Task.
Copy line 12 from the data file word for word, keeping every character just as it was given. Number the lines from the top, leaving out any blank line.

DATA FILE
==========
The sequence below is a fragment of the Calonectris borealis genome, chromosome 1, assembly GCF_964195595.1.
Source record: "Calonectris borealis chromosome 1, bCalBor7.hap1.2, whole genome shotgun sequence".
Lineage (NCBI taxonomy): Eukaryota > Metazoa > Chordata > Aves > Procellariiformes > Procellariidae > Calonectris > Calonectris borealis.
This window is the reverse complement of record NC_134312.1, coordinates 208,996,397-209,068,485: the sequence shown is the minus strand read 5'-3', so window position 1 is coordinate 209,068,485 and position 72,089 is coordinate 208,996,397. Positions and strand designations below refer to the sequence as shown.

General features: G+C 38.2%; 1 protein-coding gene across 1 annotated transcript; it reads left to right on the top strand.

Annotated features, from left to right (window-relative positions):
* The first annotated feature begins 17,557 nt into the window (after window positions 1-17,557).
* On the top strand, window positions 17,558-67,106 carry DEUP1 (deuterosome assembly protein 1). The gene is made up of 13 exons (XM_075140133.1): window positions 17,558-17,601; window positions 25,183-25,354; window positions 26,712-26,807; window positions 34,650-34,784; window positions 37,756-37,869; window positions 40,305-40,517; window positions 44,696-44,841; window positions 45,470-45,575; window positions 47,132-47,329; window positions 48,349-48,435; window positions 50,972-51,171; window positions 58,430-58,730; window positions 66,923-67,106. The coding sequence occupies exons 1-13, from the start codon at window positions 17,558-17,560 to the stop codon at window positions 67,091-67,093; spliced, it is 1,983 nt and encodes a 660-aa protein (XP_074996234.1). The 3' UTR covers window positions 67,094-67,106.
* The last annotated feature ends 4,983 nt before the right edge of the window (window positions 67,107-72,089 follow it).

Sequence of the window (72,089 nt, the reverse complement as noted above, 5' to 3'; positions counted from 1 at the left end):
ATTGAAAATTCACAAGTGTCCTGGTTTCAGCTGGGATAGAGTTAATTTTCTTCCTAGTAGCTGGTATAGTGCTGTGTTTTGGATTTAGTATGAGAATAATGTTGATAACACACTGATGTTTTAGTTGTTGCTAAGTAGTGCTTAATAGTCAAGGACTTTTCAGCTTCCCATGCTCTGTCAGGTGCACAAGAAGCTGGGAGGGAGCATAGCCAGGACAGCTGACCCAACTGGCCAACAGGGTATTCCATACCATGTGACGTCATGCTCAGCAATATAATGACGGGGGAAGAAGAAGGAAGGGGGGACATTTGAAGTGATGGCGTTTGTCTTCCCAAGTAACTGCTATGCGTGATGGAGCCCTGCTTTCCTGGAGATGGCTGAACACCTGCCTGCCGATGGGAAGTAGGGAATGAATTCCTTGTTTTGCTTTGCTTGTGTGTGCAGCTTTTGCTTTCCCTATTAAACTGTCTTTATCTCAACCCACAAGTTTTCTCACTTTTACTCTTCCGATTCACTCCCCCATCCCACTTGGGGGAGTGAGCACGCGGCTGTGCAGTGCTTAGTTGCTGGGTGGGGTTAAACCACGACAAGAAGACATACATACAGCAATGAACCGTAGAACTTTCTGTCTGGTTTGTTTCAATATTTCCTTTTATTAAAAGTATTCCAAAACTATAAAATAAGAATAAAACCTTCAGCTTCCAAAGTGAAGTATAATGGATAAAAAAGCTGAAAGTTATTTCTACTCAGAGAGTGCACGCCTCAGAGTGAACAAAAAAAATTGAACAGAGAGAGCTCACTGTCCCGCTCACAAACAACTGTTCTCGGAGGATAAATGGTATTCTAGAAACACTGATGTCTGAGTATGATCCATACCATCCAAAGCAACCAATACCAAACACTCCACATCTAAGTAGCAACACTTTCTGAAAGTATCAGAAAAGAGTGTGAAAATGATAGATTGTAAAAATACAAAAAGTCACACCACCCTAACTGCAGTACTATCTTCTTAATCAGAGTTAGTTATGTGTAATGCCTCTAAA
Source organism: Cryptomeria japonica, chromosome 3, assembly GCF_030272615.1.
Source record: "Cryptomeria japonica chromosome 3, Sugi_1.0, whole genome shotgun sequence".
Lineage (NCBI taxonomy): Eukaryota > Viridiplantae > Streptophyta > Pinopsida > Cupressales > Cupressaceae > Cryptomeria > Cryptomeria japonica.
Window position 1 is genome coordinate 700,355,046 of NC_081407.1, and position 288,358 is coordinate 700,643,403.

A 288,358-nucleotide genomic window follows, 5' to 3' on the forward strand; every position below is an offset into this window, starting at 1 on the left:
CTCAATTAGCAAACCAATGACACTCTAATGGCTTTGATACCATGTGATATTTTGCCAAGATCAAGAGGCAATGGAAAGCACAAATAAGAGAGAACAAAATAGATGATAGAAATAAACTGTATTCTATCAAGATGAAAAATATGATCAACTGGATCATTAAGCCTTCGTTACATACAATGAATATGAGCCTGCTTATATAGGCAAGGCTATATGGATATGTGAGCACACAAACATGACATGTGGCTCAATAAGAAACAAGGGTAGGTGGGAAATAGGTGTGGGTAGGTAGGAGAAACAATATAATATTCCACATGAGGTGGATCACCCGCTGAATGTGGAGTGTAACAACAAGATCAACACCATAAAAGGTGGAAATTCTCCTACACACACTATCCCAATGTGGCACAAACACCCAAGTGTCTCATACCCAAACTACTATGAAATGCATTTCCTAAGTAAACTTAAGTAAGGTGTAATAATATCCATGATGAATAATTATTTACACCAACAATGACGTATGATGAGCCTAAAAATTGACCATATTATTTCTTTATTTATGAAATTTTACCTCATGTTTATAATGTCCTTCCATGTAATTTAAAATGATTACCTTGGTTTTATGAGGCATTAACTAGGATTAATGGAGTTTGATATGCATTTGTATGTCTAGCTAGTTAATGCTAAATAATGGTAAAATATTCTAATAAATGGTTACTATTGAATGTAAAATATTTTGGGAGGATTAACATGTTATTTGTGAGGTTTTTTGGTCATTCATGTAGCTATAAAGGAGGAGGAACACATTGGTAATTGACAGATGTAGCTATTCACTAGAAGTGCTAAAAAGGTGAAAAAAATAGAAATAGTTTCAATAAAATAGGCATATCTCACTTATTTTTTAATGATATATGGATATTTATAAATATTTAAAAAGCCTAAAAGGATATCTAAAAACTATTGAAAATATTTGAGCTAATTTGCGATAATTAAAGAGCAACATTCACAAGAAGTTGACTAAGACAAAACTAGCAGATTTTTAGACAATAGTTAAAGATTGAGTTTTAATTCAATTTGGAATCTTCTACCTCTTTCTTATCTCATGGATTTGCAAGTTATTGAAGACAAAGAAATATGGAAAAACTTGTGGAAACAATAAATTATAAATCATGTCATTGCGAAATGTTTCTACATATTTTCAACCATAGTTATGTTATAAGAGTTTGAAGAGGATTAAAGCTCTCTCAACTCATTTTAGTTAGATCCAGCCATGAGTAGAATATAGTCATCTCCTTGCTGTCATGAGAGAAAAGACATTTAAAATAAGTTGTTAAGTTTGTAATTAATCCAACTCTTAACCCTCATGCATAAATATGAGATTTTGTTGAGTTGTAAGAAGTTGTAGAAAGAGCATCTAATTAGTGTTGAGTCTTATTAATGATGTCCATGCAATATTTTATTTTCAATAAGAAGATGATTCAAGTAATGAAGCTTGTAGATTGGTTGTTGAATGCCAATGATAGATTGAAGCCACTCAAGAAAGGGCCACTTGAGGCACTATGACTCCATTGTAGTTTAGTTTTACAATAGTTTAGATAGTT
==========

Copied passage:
Source organism: Cryptomeria japonica, chromosome 3, assembly GCF_030272615.1.